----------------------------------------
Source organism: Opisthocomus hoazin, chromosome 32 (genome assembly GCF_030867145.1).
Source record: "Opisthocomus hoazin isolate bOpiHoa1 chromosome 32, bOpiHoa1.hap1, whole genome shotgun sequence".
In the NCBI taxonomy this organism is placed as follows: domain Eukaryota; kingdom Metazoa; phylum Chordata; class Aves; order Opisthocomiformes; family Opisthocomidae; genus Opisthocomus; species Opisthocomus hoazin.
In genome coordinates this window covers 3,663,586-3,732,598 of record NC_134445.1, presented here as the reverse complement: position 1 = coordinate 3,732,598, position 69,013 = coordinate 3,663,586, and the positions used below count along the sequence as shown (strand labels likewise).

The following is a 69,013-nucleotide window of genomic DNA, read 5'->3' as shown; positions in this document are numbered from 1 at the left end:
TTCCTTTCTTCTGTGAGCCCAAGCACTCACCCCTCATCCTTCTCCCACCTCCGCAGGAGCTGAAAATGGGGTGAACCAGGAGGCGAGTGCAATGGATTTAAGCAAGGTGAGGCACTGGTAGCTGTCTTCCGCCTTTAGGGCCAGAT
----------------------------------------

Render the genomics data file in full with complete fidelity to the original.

Source organism: Opisthocomus hoazin, chromosome 32 (genome assembly GCF_030867145.1).
Source record: "Opisthocomus hoazin isolate bOpiHoa1 chromosome 32, bOpiHoa1.hap1, whole genome shotgun sequence".
In the NCBI taxonomy this organism is placed as follows: domain Eukaryota; kingdom Metazoa; phylum Chordata; class Aves; order Opisthocomiformes; family Opisthocomidae; genus Opisthocomus; species Opisthocomus hoazin.
In genome coordinates this window covers 3,663,586-3,732,598 of record NC_134445.1, presented here as the reverse complement: position 1 = coordinate 3,732,598, position 69,013 = coordinate 3,663,586, and the positions used below count along the sequence as shown (strand labels likewise).

The following is a 69,013-nucleotide window of genomic DNA, read 5'->3' as shown; positions in this document are numbered from 1 at the left end:
TTCCTTTCTTCTGTGAGCCCAAGCACTCACCCCTCATCCTTCTCCCACCTCCGCAGGAGCTGAAAATGGGGTGAACCAGGAGGCGAGTGCAATGGATTTAAGCAAGGTGAGGCACTGGTAGCTGTCTTCCGCCTTTAGGGCCAGAT